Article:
Part 2: Why Agile Software Development Doesn't Work
7 common mistakes in agile software development
It is clear to everyone that today it is no longer possible without agile procedures. Create a scrum or kanban board and everything runs fine again. Hm... it's not that simple unfortunately. We show which mistakes are often made when introducing agile software development.
Of course, the somewhat provocative statement of this blog title should not be misunderstood. Agile software development can very well work: if all stakeholders and project participants understand what agility means and management allows them to really live it.
However, when agility does not work and what many companies stumble upon when introducing an agile approach, we have summarized them in the following pitfalls:
Too little commitment and understanding of agile methods
Mastering the transformation from traditional to agile project management requires commitment and the willingness to change things. And not just for developers and project managers, but at all levels - from interns to management.
In addition to a lack of commitment, many companies simply lack the knowledge of how agility can be successfully applied and lived.
The introduction of new tools and frameworks is not enough
Some companies assume that with the introduction of a daily standup and a Jira or Trello board, they are now agile. You guessed it: far from it. A truly agile approach requires much more than adopting tools or a framework such as Scrum (Caution! Scrum and agile software development are not synonyms. Scrum is one of several agile frameworks that help teams in a volatile, iterative and efficiently functional environment deliver software).
Savings in the wrong place
There is sometimes a perception that retrospectives or the use of the Scrum Framework by the Scrum Master do not create any business value. In many cases they are simply rationalized away. The same applies to code reviews or writing automatic tests. This is a mistake and can be fatal. While a user story generates new business value in the form of a new functionality immediately after implementation, retrospectives or the Scrum Master have a more long-term effect on the quality and also on the velocity (speed of the team). So if you save money here, you will spend even more money in the long term.
Too little collaboration between business and development
In the classic waterfall model, the development team withdrew after the concept and specification phase and only saw the customer again at the demo of the finished product. The business did not know where the team stood with its developments and the development team in turn did not know about daily business and any changed circumstances or requirements.
In order to be able to react quickly to these things, you need transparency. Everyone involved must be informed at all times about the project status, possible problems or changed requirements. This is exactly what becomes impossible if the development team is not involved enough and therefore has too little contact with the business.
Contracts and framework conditions do not allow agility
An agile approach and at the same time a precise project plan with milestones and a fixed price are often required. In order to be able to specify a fixed price, very precise requirements are necessary. As a rule, about 80% of the requirements must be known and clearly documented. If this is the case, an agile approach definitely makes no sense. Because one of the four basic principles tells us: "Responding to change over following the plan". So you should react to changing circumstances or priorities instead of sticking stubbornly to an original plan. A fixed price and project plans linked to it can make sense for projects with a small scope. However, agility has no place in these projects.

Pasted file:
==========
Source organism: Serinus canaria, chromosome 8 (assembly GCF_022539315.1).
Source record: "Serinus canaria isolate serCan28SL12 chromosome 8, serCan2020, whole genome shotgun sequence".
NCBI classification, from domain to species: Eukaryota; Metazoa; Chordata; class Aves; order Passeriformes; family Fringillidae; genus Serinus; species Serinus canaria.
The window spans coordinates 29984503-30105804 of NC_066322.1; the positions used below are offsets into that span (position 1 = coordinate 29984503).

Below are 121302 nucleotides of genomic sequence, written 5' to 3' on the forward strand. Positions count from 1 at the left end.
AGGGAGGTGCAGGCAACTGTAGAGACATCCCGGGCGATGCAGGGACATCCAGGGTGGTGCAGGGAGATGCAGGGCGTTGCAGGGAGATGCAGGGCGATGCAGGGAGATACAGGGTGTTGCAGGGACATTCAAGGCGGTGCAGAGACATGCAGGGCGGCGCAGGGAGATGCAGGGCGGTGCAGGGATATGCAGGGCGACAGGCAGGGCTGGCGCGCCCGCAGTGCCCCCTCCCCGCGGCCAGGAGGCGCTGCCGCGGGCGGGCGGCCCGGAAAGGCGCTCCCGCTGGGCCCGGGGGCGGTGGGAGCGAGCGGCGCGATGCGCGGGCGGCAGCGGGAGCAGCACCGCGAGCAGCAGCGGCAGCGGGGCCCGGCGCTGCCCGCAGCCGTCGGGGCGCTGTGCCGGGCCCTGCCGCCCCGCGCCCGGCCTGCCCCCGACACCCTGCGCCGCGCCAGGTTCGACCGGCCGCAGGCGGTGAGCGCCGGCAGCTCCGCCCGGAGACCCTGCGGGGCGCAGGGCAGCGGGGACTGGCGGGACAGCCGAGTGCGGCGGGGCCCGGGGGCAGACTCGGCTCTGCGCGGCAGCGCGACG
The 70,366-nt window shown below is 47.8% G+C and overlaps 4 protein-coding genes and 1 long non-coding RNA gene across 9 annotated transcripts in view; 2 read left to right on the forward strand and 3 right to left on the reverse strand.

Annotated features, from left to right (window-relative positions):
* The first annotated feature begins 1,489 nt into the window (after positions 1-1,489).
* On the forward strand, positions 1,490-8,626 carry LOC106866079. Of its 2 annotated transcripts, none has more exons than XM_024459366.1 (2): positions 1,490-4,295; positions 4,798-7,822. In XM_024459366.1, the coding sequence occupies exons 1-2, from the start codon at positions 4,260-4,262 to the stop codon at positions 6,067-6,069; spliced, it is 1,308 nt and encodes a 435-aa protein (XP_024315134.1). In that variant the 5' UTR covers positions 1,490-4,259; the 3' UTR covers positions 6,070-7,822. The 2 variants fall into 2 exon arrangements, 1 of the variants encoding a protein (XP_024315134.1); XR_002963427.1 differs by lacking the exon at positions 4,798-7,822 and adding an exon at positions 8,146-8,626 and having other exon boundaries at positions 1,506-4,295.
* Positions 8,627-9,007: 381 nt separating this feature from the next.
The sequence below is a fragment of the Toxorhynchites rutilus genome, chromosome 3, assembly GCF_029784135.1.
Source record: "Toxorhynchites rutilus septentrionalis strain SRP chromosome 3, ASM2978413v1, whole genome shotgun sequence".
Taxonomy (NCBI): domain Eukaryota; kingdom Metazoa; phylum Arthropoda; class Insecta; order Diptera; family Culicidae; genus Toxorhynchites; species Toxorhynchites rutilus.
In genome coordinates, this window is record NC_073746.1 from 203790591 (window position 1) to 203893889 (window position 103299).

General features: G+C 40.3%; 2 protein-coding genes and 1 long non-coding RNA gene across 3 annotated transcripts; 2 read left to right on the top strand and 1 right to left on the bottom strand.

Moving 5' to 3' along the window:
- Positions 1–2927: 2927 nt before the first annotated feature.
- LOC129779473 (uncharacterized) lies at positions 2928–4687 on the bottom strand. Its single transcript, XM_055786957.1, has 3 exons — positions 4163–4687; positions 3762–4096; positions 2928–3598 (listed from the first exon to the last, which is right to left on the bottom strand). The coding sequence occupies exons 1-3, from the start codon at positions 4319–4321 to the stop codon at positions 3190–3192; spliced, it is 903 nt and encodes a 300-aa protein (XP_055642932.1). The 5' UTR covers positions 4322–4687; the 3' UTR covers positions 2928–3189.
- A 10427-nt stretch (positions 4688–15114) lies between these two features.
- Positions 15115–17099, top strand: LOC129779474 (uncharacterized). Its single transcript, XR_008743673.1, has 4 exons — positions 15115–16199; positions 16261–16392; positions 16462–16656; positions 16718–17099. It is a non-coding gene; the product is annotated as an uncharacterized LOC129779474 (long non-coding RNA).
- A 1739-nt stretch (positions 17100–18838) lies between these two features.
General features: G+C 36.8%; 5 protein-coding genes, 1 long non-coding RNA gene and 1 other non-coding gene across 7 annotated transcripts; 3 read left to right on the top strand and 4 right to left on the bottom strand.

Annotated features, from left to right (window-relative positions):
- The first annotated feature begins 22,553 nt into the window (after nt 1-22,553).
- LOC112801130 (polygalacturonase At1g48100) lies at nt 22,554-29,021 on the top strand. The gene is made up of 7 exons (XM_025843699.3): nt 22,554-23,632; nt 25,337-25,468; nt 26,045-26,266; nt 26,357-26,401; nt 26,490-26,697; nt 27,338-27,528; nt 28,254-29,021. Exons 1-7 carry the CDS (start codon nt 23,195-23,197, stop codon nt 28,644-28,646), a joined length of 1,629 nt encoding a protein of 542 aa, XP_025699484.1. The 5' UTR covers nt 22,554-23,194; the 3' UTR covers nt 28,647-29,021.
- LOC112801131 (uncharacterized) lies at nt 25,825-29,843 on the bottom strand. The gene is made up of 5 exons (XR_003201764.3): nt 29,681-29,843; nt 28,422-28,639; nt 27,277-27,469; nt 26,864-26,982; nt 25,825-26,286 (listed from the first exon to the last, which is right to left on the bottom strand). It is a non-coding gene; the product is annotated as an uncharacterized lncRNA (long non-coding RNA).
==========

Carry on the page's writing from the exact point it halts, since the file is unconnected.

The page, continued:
Relapse into "old" behavioral patterns
It's perfectly normal to fall back into old behavior patterns when you've worked many years after waterfall and realized projects with the help of milestones and fixed prices. It often happens that companies want to be agile, but do not react accordingly, especially in hectic situations.
Overriding the self-organized team by management
There are teams that have understood how to work according to the basic rules of the Agile Manifesto. For example, they implemented Scrum as a framework and found a way to make agility work for them.
As long as it pays off financially and everything goes according to plan, this is often approved by management with little experience in dealing with agile methods. However, if the company gets into trouble, that's the end of it. No matter how the agile project team's Scrum process is lived, management begins to intervene - and since it is management, unfortunately, it can - and takes control. This is exactly where agility stops.
That doesn't mean that leaders don't have a say in projects or in product development. But on the contrary. However, it is important that they also adhere to the defined processes and that they are not allowed to override the decisions of the Scrum team, even if they are located higher up in the hierarchy.
Do any of the listed pitfalls look familiar? Several? You are not alone in this. Many companies struggle with agile transformation and not without reason. Changing known project management methods and procedures, working agile is a challenge. Take your time and stick with it.
In the third contribution to our "Agile Software Development" trilogy, we show which tips you can use to transform to agile software development.
Part 1: What is agile software development?
Why is agile software development necessary?
Part 3: How agile software development can work
Advice and tips to make agile software development successful